Subash Thebe Limbu considers his works to be science fction through an Indigenous lens, rooted in the language, script, songs, and symbols of the Yakthung (Limbu) peoples. In Ningwasum, he explores Adivasi Futurism, a concept he has developed over a number of years, inspired by the writings of Octavia Butler, Afrofuturism, Indigenous Futurism, and various Adivasi, Janajati, feminist, queer, and Dalit movements. It features an Indigenous, astronaut time traveller from the future, whose Indigenous nation not only co-exists with other nations and allies but also contains advanced technology that would appear magical to those from the present.
Filmed mostly in the Himalayas, including the Wasanglung region in Eastern Nepal, which is believed to be the shamanic home of the Yakthung, Ningwasum weaves oral narratives, animations, language, storytelling, soundscapes, and electronic music. It explores the notions of time, space, and memory and how realities could difer from community to community, person to person. The mothership featured in the flm is based on a Silam Sakma, a ritual object commonly used and unanimously accepted as a symbol of identity among the Yakthung community of Nepal.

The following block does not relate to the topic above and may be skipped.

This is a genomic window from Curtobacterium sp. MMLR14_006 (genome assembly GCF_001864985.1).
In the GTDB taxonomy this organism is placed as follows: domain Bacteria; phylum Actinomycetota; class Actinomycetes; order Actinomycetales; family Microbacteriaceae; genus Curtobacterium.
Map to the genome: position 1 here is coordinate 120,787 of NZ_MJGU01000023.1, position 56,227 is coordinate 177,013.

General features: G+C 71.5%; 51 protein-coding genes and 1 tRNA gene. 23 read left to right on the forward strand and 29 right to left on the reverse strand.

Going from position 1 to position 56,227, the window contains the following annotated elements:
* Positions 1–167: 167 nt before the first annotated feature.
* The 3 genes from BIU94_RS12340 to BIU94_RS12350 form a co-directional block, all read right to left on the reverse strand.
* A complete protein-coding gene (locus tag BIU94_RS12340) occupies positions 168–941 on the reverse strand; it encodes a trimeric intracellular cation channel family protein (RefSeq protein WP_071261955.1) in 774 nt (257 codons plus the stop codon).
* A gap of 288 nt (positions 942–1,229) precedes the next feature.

Adivasi Futurism in Limbu’s work is a portal that reorients and redefnes progress, delinks conceptualizations of nation states, and reimagines Indigenous peoples as the creators of interplanetary and interstellar civilisations of the future.
The artist’s research is made possible with support from the Prince Claus Fund and QAGOMA APT10